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Mycobacterial infection has long been one of the most serious infectious diseases throughout the world. Since the abuse of antibiotics, and for other reasons, the emergence of bacterial drug-resistance is now one of the most urgent clinical problems. Nowadays, the speed of antibiotic development is actually far more slowly than that of the bacterial drug-resistance generation. Thereby, searching for new efficient antibiotics is a top priority in pharmaceutical studies. In this commentary, we summarized the recent advances regarding the development of new thiopeptide antibiotics via biosynthetic strategy and the discovery of a novel dual mechanism of action against Mycobacterium marinum-represented intracellular pathogens.
Keywords: Mycobacterial infection; Thiopeptide antibiotics; Thiostrepton derivatives; Autophagy; Dual mode of action
Infectious diseases, the second leading cause of death worldwide, exert a grave threat to the public health. This situation is aggravating due to the progressively emerging microbial resistance and the lack of new drugs into the clinic [1,2]. Mycobacterial infection has had its notorious name engraved on the Georgia Guidestones. For instance, human tuberculosis, which is mainly caused by Mycobacterium tuberculosis, causes approximately more than 1.5 million deaths each year . The stinky devil shows no regret in escalating its influence and evolves multidrug-resistant tuberculosis levering up the costs of corresponding treatment [4,5]. It brooks no delay to search for effective drugs against .
Natural products remain a major source for antibiotic discovery and drug development [7-9]; however, the accessibility and efficiency for chemical synthesis of these compounds, as well as the associated investigation into their mechanisms of action, often get choked by challenges arising from the structural complexity. Synthetic chemists and pharmaceutical chemists have their own opinions to develop antiinfective agents, while extracting untapped functions from existing drugs is outcropping as an accepted and efficient way. During the in vitro screen of new anti-tuberculosis agents amongst known drugs, an archetypal thiopeptide antibiotic, thiostrepton, showed to behave a remarkable bioactivity against either wild type or multidrug-resistant M. tuberculosis with a very low minimum inhibitory concentration . Thiostrepton has long been wildly used as an animal feed additive, and no obvious side effects caused by thiostrepton have been reported. Unfortunately, the drawbacks of thiopeptides (e.g. poor aqueous solubility and pharmacokinetics) limited their potential clinical applications . As synthetic biologists, we sought to make a stunning turnaround via a biosynthetic strategy to obtain more potent thiopeptide antibiotics with improved pharmaceutical properties [12,13].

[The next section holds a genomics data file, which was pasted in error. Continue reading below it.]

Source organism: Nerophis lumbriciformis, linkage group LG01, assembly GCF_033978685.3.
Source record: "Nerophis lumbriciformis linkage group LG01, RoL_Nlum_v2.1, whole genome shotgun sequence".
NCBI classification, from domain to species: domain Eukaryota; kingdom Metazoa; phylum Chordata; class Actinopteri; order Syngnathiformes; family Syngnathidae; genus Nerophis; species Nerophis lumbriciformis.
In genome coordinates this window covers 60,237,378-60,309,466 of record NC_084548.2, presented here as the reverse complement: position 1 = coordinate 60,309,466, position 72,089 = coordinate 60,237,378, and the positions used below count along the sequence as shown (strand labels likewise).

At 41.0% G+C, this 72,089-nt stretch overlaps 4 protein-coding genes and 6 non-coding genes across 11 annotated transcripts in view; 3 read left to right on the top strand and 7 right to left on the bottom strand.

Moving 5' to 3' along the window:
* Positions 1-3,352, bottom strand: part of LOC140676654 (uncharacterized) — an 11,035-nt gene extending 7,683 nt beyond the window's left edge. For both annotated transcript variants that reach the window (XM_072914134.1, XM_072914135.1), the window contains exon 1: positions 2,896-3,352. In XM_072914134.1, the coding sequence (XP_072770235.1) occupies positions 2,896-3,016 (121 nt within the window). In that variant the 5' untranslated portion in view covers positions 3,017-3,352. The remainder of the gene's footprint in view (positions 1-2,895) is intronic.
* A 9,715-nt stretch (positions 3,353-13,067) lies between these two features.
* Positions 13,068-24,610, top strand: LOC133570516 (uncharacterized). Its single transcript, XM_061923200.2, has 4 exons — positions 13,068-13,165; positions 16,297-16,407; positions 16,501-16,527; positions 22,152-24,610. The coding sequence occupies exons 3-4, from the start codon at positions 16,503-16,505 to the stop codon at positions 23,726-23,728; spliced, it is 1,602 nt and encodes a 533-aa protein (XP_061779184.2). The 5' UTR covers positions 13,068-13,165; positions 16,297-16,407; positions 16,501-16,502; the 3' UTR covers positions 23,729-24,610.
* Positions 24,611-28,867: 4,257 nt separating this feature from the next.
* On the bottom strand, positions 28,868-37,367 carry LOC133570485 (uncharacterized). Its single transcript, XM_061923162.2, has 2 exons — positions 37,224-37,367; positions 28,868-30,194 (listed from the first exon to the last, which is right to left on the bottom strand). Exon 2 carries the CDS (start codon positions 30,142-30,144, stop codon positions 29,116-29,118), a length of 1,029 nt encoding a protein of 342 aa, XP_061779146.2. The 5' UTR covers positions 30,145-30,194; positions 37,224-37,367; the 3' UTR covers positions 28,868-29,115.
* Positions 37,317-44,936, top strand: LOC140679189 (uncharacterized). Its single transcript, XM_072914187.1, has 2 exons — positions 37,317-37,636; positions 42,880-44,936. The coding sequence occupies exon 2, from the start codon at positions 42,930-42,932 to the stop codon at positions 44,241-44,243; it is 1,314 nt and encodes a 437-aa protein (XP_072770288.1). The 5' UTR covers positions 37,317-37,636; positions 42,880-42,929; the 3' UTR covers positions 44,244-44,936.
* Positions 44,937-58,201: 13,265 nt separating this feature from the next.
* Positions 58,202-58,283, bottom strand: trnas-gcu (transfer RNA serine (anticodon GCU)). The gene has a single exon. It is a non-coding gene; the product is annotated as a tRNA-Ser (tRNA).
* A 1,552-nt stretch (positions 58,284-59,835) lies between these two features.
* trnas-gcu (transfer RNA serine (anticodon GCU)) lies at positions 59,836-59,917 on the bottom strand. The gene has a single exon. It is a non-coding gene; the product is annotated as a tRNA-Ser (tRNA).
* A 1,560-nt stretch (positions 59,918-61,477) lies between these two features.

In the previous work, we developed a robust and efficient chemoenzymatic protocol to synthesize quinaldic acid and its analogs, which serve as key building blocks in the biosynthetic pathway of Thiostrepton . As a “chemical module” in synthetic biology, the produced quinaldic acid analogs could be incorporated into Thiostrepton skeleton via. a mutational biosynthesis strategy and used for replacing multiple gene functions . The obtained thiosrtepton derivatives that varied with respect to the quinaldic acid moiety of the side ring (Figure 1) possessed improved antibacterial activity and water-solubility .
Meanwhile, utilizing these obtained thiopeptide molecules as chemical probes and drug leads to treat the zebra fish infected by intracellular pathogen M. marinum (an important model strain of M. tuberculosis used in lab), we uncovered a unique mode of action of TSR-type antibiotics against parasitic mycobacteria . In addition to directly targeting the ribosome of bacterial parasites, TSRs can induce autophagy to enhance host cell defense by activating Endoplasmic Reticulum (ER) stress and Unfolded Protein Response (UPR) pathways in eukaryotes (Figure 2). This unusual property of TSR is most likely attributed to its role as a dual functional inhibitor for both prokaryotic ribosomes and eukaryotic proteasomes.
Although a number of endoplasmic reticulum stress inducers and ribosome inhibitors are reported and some of them have been developed into clinically utilized first-line drugs [18,19], to our best knowledge, thiostreptonss are the only type of antibiotics that intuitively act on both the bacterial pathogens and infected cells. Distinct from the current antibacterials used in clinic that only affect bacterial cells, thiostreptons activate autophagy that plays a key role in host antimicrobial immunity [20,21], to eliminate intracellular pathogens parasitizing host macrophages. Several molecular mechanisms have been gained by M. tuberculosis or other intracellular pathogens to prevent the host cell from activating autophagy during the process of evolution [22,23].
However, it will be hard for bacteria to generate resistance against Thiostrepton-type antibiotics that can deliver a double punch by acting on two totally different targets. This newly elucidated dual mode of action may inspire the future changes in the treatment of intracellular pathogens by taking host response into account, and facilitate developing new drugs for clinical applications in dealing with mycobacterial diseases. Meanwhile, recent developments in drug delivery systems will also accelerate the upcoming clinical use of thiopeptide antibiotics with large molecular weights and poor water solubilities [24,25].